SACRAMENTO (Legal Newsline) - A bankruptcy judge on Tuesday indicated he would block California's lawsuit against former California Public Employees Retirement System board member Alfred Villalobos.
The suit, filed by state Attorney General Jerry Brown, accuses Villalobos of bribing officials with the pension fund.
U.S. Bankruptcy Judge John Peterson suggested at an hour-long hearing that Villalobos' Chapter 11 bankruptcy case trumps the California lawsuit. He won't make a formal ruling for a couple of weeks, according to The Sacramento Bee.
In May, Brown sued Villalobos, his company ARVCO Capital and former CalPERS CEO Federico "Fred" Buenrostro, charging them with fraud.
"Working as a placement agent for ARVCO, Villalobos spent tens of thousands of dollars to lavishly entertain key senior executives at CalPERS, who then influenced the board to authorize investments that generated over $40 million in commissions to Villalobos," Brown said in a statement at the time.
"None of these actions were disclosed as required by law, as state pension holders and taxpayers have every right to expect."
According to Brown's office, Villalobos influenced these CalPERS officials by, among other things, taking two of them on "an around-the-world trip," taking another on a private jet trip to New York, and giving Buenrostro a $300,000 job and a condo when he left the pension fund.
Brown's specific charges allege that Villalobos and ARVCO falsely represented that they had the required securities licenses and complied with all laws; defendants gave, accepted, and failed to disclose gifts; and Villalobos and ARVCO submitted bogus disclosure forms.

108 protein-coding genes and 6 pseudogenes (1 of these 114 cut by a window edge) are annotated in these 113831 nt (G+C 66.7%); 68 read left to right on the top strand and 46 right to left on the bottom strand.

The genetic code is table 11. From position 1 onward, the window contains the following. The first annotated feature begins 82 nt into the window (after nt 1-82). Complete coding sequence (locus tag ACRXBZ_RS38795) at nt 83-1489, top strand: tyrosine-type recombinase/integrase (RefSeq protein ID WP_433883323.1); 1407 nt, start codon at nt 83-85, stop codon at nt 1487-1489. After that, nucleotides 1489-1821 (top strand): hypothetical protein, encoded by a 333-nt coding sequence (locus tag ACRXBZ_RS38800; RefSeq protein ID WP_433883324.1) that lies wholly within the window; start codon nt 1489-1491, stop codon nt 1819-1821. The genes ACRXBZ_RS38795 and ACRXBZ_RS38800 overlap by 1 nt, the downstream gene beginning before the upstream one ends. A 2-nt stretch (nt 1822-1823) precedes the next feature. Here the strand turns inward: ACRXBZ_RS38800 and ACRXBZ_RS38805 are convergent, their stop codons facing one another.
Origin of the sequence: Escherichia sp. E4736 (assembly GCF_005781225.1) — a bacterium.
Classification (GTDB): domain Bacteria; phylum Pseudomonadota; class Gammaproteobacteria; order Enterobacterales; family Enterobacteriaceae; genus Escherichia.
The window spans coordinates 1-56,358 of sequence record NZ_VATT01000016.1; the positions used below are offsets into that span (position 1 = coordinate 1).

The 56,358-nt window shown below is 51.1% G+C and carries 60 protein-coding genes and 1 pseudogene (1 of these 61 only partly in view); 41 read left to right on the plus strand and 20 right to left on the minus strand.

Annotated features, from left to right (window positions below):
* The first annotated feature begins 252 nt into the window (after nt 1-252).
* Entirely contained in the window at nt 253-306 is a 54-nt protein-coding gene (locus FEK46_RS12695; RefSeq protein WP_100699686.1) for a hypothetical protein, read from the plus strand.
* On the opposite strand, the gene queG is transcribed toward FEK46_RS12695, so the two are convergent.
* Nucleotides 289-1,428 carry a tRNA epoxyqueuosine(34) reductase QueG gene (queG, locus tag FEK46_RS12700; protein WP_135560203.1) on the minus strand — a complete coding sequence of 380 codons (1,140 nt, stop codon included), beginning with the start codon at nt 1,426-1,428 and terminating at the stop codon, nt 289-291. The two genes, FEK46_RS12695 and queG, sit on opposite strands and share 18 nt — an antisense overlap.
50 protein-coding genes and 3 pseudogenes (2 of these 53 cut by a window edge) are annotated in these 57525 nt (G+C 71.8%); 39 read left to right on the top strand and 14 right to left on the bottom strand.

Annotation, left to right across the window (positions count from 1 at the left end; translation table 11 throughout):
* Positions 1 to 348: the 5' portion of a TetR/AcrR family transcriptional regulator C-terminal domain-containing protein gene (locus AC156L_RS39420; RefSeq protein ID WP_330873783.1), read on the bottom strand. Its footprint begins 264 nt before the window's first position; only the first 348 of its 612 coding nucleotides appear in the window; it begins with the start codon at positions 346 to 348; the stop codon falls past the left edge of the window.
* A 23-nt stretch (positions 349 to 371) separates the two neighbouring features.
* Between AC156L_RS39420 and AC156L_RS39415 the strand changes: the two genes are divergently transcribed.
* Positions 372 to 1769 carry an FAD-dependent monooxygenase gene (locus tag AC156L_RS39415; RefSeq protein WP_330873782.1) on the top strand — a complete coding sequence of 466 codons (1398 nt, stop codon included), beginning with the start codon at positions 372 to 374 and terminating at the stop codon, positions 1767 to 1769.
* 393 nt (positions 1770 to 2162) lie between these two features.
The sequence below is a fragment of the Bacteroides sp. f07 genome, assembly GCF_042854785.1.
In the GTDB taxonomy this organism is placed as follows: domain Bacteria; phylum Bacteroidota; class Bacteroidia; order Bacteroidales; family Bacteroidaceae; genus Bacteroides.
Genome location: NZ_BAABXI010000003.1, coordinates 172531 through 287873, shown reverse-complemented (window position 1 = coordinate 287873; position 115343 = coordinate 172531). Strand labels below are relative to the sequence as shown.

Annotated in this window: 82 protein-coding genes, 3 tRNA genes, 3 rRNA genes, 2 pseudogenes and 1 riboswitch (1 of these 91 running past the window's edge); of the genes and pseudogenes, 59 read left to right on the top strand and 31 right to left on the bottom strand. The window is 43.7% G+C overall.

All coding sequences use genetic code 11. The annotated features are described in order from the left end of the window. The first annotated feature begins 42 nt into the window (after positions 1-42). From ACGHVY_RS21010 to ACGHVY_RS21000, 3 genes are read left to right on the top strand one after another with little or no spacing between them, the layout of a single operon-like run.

The attorney general -- a Democratic candidate for governor in November -- also in May obtained a court order to freeze Villalobos' assets and place them in receivership to recover the more than $40 million in commissions that Villalobos earned during the period alleged in the complaint.
Brown had explained the freeze order was necessary because Villalobos has transferred real estate "suspiciously," "has lost tens of millions of dollars in high-stakes gambling," and maintains more than 20 bank accounts.
Among those assets placed under receivership were two Bentleys, two BMWs, a Hummer H2, artwork worth more than $2.7 million, $6 million in yet-to-be-paid placement-agent commissions, and 14 pieces of real property in California, Nevada and Hawaii, according to the attorney general's office.
But court records show that the assets were released back to Villalobos in August, according to the Bee.
Then, just a month after Brown's office brought the suit, Villalobos filed for bankruptcy -- generally shielding him from any litigation.
California officials sought a ruling from Peterson so they could proceed with their lawsuit, arguing their case is a regulatory action that takes precedence over the bankruptcy.
If the judge does block the lawsuit, the state would likely have to pursue a claim against Villalobos in Nevada bankruptcy court, the Bee reported.
From Legal Newsline: Reach Jessica Karmasek by e-mail at firstname.lastname@example.org.